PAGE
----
John Piper on George Whitefield and his dramatic preaching...
But the question is: Why was Whitefield “acting”? Why was he so full of action and drama? Was he, as Stout claims, “plying a religious trade”? Pursuing “spiritual fame”? Craving “respect and power”? Driven by “egotism”? Putting on “performances” and “integrating religious discourse into the emerging language of consumption”?
I think the most penetrating answer comes from something Whitefield himself said about acting in a sermon in London. In fact, I think it’s a key to understand the power of his preaching—and all preaching. James Lockington was present at this sermon and recorded this verbatim. Whitefield is speaking.
“I’ll tell you a story. The Archbishop of Canterbury in the year 1675 was acquainted with Mr. Butterton the [actor]. One day the Archbishop . . . said to Butterton . . . ‘pray inform me Mr. Butterton, what is the reason you actors on stage can affect your congregations with speaking of things imaginary, as if they were real, while we in church speak of things real, which our congregations only receive as if they were imaginary?’ ‘Why my Lord,’ says Butterton, ‘the reason is very plain. We actors on stage speak of things imaginary, as if they were real and you in the pulpit speak of things real as if they were imaginary.’”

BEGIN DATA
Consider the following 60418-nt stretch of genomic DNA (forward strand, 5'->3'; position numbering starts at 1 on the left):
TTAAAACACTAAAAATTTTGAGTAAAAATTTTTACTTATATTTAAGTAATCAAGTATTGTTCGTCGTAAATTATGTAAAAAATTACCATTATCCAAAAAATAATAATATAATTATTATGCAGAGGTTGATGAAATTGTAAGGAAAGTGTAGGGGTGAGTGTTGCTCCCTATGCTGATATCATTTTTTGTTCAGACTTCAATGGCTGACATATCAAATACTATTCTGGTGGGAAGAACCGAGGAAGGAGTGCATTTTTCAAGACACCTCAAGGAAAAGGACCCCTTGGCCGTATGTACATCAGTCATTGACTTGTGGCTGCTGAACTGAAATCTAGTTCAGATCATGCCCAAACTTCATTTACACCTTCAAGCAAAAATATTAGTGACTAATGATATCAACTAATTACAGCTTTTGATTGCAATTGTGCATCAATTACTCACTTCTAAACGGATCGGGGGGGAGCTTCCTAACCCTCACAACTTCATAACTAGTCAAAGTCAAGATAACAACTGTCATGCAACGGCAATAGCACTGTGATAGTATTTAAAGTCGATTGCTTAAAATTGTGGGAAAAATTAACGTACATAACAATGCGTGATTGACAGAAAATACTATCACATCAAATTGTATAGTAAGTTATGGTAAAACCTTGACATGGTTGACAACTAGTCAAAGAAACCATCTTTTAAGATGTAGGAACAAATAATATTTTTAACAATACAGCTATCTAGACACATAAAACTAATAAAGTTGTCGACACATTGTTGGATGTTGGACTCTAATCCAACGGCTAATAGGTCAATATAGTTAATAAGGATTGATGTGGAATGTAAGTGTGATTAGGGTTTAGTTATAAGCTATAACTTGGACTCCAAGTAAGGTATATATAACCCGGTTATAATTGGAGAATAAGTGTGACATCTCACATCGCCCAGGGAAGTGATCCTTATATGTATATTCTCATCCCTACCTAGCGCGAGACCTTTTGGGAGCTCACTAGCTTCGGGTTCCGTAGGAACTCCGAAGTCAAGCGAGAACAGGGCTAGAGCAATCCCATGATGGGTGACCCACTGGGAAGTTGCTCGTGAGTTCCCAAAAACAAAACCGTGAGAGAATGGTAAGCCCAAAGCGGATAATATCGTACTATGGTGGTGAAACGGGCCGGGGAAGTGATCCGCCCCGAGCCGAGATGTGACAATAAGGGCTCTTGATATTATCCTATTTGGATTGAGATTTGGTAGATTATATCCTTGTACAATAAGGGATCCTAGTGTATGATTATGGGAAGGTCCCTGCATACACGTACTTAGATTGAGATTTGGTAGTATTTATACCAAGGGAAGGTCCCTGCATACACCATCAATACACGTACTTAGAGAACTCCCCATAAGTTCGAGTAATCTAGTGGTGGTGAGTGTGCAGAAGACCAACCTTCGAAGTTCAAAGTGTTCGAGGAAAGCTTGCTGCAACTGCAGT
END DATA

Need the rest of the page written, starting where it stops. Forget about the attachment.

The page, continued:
“Therefore,” added Whitefield, ‘I will bawl [shout loudly], I will not be a velvet-mouthed preacher.”
This means that there are three ways to speak. First, you can speak of an unreal, imaginary world as if it were real—that is what actors do in a play. Second, you can speak about a real world as if it were unreal—that is what half-hearted pastors do when they preach about glorious things in a way that says they are not as terrifying and wonderful as they are. And third is: You can speak about a real spiritual world as if it were wonderfully, terrifyingly, magnificently real (because it is).